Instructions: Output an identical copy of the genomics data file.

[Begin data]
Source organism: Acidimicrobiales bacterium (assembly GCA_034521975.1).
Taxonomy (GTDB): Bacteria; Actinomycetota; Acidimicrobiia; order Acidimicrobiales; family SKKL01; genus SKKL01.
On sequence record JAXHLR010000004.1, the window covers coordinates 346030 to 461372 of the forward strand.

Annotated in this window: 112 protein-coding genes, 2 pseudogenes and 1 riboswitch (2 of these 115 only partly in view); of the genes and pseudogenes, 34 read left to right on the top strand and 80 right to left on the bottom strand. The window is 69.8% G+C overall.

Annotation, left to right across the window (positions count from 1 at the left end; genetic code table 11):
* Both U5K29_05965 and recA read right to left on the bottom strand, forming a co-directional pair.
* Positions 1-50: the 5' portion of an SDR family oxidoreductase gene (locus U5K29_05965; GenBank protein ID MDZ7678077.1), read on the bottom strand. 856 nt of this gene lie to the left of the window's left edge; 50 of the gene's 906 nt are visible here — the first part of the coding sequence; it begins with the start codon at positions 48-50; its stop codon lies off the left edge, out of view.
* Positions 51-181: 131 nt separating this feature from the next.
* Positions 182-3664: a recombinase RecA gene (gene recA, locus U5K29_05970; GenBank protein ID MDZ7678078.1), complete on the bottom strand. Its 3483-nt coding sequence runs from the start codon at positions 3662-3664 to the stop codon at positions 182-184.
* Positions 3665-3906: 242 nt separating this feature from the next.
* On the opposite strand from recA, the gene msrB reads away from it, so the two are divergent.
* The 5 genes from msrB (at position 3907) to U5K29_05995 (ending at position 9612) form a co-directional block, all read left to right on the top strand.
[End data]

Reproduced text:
Source organism: Acidimicrobiales bacterium (assembly GCA_034521975.1).
Taxonomy (GTDB): Bacteria; Actinomycetota; Acidimicrobiia; order Acidimicrobiales; family SKKL01; genus SKKL01.
On sequence record JAXHLR010000004.1, the window covers coordinates 346030 to 461372 of the forward strand.

Annotated in this window: 112 protein-coding genes, 2 pseudogenes and 1 riboswitch (2 of these 115 only partly in view); of the genes and pseudogenes, 34 read left to right on the top strand and 80 right to left on the bottom strand. The window is 69.8% G+C overall.

Annotation, left to right across the window (positions count from 1 at the left end; genetic code table 11):
* Both U5K29_05965 and recA read right to left on the bottom strand, forming a co-directional pair.
* Positions 1-50: the 5' portion of an SDR family oxidoreductase gene (locus U5K29_05965; GenBank protein ID MDZ7678077.1), read on the bottom strand. 856 nt of this gene lie to the left of the window's left edge; 50 of the gene's 906 nt are visible here — the first part of the coding sequence; it begins with the start codon at positions 48-50; its stop codon lies off the left edge, out of view.
* Positions 51-181: 131 nt separating this feature from the next.
* Positions 182-3664: a recombinase RecA gene (gene recA, locus U5K29_05970; GenBank protein ID MDZ7678078.1), complete on the bottom strand. Its 3483-nt coding sequence runs from the start codon at positions 3662-3664 to the stop codon at positions 182-184.
* Positions 3665-3906: 242 nt separating this feature from the next.
* On the opposite strand from recA, the gene msrB reads away from it, so the two are divergent.
* The 5 genes from msrB (at position 3907) to U5K29_05995 (ending at position 9612) form a co-directional block, all read left to right on the top strand.